Intuit’s Brad Smith Shares Customer Experience Insights

I’m speaking tomorrow at the Net Promoter Conference in San Francisco. After my flight today, I was able to catch a couple of sessions. One of those was a speech by Brad Smith, Intuit’s CEO.

(For some more background, read my post: Net Promoter And Satisfaction Battle For King Of The Ring).

Intuit has been one of the most active users of the Net Promoter methodology (focusing on customers’ answer to a single question: Would you recommend Intuit to a friend?). It started when Intuit’s founder Scott Cook championed the deployment of the Net Promoter Score (NPS) across Intuit in 2003. I’ve had several meeting with Cook since then and can attest to his strong commitment to NPS. One of Smith’s initial statements was very telling:

Net Promoter is core to the company… it’s part of who I am as a leader.

Smith also said that 81% of sales are directly attributable to word of mouth. He then went through three lessons that Intuit has learned on it’s Net Promoter journey. Here are a few of his interesting comments on those lessons:

1) Leaders Must Chart The Course

  • He discussed “True North” as the direction towards customer experience that everyone in the company shares
  • One of the firm’s goals is to have an NPS at least 10 points more than the nearest alternative
  • They use customer feedback to rapidly change the Turbo Tax product; they changed more than 90% of the code during the tax season.

2) Delighting Customers Makes Employees Hearts Beat Faster

  • He said that employees need hear customer feedback; whether they’re complaints or applause. Without it, he said, was like giving a show day after day in an empty theater.
  • To empower employees to unleash ideas, 10% of employees time is “unstructured” and meant for finding ways to improve customer experience. They’ve created an online “Brainstorm” tool to facilitate idea sharing across the company.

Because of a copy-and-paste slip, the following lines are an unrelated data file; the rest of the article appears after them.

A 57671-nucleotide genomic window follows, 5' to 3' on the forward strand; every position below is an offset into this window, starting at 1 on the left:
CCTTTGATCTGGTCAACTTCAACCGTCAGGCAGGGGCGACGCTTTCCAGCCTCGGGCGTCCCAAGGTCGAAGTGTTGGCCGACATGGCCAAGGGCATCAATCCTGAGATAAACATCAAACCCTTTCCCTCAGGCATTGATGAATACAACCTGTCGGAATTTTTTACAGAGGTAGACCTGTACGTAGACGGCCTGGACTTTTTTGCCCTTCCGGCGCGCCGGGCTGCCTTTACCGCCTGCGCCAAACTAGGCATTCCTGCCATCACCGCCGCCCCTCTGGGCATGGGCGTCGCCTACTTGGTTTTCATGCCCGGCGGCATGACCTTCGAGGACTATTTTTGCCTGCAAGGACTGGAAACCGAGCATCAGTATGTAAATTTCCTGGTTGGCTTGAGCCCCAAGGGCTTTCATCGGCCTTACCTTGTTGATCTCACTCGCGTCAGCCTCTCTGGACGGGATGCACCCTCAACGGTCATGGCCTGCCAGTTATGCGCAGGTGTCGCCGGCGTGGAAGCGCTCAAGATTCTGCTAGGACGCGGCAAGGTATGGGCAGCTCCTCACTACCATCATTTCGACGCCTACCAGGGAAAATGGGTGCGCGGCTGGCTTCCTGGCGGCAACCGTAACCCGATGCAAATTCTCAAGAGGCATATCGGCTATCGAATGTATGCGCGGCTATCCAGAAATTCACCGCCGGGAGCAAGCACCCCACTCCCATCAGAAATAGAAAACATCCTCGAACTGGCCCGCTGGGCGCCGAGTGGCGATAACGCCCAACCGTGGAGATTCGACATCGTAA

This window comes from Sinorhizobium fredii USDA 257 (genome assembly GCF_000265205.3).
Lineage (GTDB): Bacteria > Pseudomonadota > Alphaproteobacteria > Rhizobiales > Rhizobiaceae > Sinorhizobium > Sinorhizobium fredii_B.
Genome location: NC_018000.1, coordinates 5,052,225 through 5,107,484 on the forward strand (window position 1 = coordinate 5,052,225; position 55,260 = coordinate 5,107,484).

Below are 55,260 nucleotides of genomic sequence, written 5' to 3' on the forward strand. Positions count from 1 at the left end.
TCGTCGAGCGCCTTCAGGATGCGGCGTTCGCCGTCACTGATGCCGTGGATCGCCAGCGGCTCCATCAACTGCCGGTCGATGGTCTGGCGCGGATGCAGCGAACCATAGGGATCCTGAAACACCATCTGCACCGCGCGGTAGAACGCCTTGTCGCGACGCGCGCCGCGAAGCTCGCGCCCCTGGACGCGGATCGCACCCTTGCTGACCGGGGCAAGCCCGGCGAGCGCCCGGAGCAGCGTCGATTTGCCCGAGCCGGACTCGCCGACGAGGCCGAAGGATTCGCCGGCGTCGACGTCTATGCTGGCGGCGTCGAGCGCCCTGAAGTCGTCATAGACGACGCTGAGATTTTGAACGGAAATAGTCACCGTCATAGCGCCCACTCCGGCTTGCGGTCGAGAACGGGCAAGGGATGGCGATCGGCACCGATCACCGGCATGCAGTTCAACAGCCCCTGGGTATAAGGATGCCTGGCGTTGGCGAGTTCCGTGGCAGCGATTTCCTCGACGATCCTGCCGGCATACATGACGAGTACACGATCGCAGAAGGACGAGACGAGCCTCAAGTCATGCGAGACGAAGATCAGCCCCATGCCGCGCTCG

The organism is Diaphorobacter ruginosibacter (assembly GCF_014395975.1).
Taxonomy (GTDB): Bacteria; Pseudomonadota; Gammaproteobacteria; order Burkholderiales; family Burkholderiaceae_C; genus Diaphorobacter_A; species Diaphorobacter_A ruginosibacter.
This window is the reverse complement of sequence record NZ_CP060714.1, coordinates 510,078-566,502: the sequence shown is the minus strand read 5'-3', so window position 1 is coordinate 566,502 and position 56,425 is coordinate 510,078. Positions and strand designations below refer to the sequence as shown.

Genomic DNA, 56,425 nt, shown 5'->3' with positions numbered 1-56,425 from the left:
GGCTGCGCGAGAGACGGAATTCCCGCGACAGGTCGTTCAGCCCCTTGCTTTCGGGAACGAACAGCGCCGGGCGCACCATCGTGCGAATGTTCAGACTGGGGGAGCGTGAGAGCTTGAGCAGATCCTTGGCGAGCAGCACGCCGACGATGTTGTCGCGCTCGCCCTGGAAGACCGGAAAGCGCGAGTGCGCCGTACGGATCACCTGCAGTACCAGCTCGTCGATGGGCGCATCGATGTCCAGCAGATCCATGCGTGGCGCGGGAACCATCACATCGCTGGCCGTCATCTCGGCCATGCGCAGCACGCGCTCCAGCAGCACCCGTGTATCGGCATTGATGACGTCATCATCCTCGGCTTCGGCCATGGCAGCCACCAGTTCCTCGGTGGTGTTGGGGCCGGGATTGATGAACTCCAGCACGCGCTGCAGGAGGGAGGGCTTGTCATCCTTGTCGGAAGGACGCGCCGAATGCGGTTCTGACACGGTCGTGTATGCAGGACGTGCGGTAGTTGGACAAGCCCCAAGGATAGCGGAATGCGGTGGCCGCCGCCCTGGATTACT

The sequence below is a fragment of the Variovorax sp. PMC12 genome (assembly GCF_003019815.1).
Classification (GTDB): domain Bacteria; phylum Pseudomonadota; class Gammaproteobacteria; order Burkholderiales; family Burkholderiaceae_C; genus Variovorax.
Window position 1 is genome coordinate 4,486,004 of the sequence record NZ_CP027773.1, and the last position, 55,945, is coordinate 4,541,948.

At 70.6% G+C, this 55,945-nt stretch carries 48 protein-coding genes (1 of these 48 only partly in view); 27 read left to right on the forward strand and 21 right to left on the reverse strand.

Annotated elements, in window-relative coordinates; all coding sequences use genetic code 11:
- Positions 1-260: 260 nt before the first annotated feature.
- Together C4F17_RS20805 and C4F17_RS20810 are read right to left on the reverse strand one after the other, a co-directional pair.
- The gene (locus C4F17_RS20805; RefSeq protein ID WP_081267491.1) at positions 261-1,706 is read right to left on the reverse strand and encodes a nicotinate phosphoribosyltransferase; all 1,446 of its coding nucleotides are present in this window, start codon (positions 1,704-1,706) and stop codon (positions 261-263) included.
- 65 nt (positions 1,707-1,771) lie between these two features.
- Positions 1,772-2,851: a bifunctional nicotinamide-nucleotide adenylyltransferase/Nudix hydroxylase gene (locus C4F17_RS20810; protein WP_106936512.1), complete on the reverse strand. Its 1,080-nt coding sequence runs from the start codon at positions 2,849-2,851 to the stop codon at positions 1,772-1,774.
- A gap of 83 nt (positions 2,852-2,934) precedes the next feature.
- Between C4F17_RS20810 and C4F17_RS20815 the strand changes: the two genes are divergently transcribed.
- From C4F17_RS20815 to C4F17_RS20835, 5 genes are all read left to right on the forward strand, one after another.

3) Innovation Fuels Customer Delight

  • He suggests that you need to question long-held beliefs; and gave several examples of ideas from Gen Y employees. One of those ideas was to put the live support community inside of Turbo Tax. It turns out that 40% of the questions customers had were being answered by other customers.
  • The company created Intuit Labs to facilitate innovation.
  • One great example was a problem with Intuit’s IVR (the menu of options customers hear when they call). Customers were getting incorrectly routed 40% of the time. Since it took 10 days to reprogram the IVR, they couldn’t try a lot of things in the normal way. So one engineer said let’s do this the old fashioned way; and they did. People answered the phone and spoke the menus. By trial and error, they found a menu structure that worked before reprograming the IVR.

The bottom line: Would you recommend this blog to your friends and colleagues? 🙂

Written by 

I'm an experience (XM) management catalyst; helping organizations improve results by engaging the hearts and minds of their employees, customers, and partners. I enjoy researching and speaking about leading-edge XM topics. I lead the Qualtrics XM Institute, which is the world's best job. We're igniting a global community of XM Professionals who are inspired and empowered to radically improve the human experience. To achieve this goal, my team focuses on thought leadership, training, and community building. My work is driven by a set of fundamental beliefs: 1) Everything starts and ends with human beings, so you need to understand how people think, feel, and behave; 2) XM is a discipline that needs to be woven throughout an organization's entire operating fabric; and 3) Building the XM discipline requires a combination of culture, competency, and technology.

4 thoughts on “Intuit’s Brad Smith Shares Customer Experience Insights”

  1. I work in the Innovation Lab (iLab) at Intuit. We built Intuit Labs so users would have a way to check out the cool stuff teams at Intuit are working on and share their feedback and ideas directly with the developers. We really want to know what you think!

  2. The apps on Intuit Labs come from teams across the company, not just the iLab, although we have some of our own work on the site as well. My current favorites are Expense Control and Cash Register Plus.

    Expense Control was built by one engineer using his unstructured time to develop a windows mobile app to help consumers and small businesses track their expenses. We’re getting great engagement and feedback from users which is the whole point of Intuit Labs

    Cash Register Plus is cool because it turns a regular PC into a cash register with extra functionality you’d find on more expensive POS systems with no additional hardware and it’s FREE software.

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